“I told my wife, we’re going to do a Night to Honor Israel until these anti-Semitic rednecks get used to it,” Hagee said. “And 34 years later, it has grown all over the nation.”

Pastor Tim Burt, CUFI’s Minnesota state director, recalled that CUFI began to gain momentum in that state after “a very effective and successful Night to Honor Israel.”

“I identified leaders in cities that very much had a passion for the support of Israel, and I began to meet with those leaders, raising up city leaders [for CUFI] throughout Minnesota… and [dis-cussing] how they could have an impact within their city and spheres of influence,” said Burt.

CUFI has now three-dozen city leaders in Minnesota. After CUFI took 16 pastors of African-rooted Minnesota churches on a trip to Israel last year, one of the pastors on that trip organized a trip of his own for 16 more pastors.

“It’s starting to snowball in that respect,” Burt said.

Aiding the “snowball effect” for CUFI is America’s predominantly Christian population. Former Minnesota congresswoman and presidential candidate Michele Bachmann, who attended the CUFI Leadership Summit, noted the “growing market” and “strong foundation” for Christian support of Israel.

“I think in light of the attacks and the aggressiveness that we see against the Jewish state, we’re going to see more and more Christians who are going to see a vehicle wherein they can demon-strate their support for the Jewish state, and I think Christians United for Israel is that obvious vehicle,” said Bachmann.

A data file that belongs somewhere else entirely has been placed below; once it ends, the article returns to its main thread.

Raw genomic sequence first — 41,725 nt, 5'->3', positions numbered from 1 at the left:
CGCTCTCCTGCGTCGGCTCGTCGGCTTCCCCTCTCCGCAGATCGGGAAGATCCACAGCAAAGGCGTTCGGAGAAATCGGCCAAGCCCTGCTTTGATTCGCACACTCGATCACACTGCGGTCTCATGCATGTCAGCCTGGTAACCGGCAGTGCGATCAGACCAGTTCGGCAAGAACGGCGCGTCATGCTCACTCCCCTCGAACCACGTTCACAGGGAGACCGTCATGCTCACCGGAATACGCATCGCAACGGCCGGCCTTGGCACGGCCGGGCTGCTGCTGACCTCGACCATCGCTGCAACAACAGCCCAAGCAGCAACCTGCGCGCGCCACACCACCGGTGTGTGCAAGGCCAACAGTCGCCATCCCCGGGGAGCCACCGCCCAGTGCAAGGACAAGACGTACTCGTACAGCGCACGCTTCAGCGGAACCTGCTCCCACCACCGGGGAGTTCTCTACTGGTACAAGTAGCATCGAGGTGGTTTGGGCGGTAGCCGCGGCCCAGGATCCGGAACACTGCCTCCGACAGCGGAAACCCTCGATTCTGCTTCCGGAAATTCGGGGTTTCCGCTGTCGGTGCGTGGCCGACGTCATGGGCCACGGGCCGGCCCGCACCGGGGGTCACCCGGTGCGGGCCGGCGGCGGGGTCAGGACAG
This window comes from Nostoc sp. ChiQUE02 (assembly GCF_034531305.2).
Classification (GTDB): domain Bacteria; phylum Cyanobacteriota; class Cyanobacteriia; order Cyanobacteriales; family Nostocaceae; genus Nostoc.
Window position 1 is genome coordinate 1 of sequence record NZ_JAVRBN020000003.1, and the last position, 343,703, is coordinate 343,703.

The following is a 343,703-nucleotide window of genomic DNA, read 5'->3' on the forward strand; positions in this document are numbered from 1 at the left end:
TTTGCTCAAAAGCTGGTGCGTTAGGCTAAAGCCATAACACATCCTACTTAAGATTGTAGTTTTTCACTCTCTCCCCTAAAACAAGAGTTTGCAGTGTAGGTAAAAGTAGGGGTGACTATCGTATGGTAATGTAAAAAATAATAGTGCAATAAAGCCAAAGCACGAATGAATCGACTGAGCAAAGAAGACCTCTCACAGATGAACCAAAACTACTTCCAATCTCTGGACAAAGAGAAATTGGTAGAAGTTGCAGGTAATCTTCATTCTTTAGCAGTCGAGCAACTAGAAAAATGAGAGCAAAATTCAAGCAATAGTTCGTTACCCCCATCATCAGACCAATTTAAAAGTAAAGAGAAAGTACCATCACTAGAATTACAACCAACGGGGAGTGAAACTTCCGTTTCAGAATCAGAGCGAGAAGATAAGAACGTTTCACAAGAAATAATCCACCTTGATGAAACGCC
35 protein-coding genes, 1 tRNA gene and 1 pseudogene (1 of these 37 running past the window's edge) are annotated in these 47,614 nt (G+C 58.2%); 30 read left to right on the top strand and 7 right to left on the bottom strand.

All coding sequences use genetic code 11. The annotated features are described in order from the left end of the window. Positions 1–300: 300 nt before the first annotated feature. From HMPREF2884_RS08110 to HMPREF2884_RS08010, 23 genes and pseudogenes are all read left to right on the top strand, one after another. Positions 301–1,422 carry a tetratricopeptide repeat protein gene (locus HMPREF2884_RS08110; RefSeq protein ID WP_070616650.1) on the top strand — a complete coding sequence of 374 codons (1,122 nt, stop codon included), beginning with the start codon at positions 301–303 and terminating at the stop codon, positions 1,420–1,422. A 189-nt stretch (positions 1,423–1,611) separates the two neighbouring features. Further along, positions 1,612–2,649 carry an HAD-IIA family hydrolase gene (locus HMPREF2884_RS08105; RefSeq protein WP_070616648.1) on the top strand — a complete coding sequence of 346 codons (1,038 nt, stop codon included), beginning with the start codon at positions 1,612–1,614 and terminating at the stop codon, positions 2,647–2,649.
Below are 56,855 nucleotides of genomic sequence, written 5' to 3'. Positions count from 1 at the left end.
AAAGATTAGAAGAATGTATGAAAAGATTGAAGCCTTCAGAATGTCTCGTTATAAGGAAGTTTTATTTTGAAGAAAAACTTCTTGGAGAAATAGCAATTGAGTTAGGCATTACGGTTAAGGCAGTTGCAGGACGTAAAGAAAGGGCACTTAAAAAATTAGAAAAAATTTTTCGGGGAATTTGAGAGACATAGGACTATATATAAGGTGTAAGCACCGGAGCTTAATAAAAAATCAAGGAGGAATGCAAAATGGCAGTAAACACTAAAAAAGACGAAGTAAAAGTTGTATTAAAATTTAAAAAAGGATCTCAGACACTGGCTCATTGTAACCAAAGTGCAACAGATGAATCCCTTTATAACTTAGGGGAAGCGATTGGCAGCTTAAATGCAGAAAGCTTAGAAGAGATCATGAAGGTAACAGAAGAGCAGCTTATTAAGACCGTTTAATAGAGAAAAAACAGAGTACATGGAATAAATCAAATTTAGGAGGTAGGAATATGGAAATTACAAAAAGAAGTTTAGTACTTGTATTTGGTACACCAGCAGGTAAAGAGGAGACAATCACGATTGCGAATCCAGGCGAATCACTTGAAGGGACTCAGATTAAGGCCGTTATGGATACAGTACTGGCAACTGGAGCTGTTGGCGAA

Before CUFI, despite the presence of a “reservoir of instinctive support for Israel” in America, that base of support “had a hard time finding a way to express itself,” said CUFI board member Gary Bauer, the U.S. Under Secretary of Education under President Ronald Reagan.

“As CUFI was set up, and Pastor Hagee and [his wife] Diana had this vision, and others joined with them, and then as time passed and people saw us speaking up, whether the president was a Republican or a Democrat, or whether there was Republican Congress or a Democratic Con-gress, I think the word spread,” said Bauer. “If you were pro-Israel, if you care about the alliance between these two great nations, and you want to do something, but you live in Toledo or Knox-ville or Birmingham or Sacramento… this is the organization you can invest in and feel confi-dent that you’re not going to wake up one morning and see an embarrassing story.”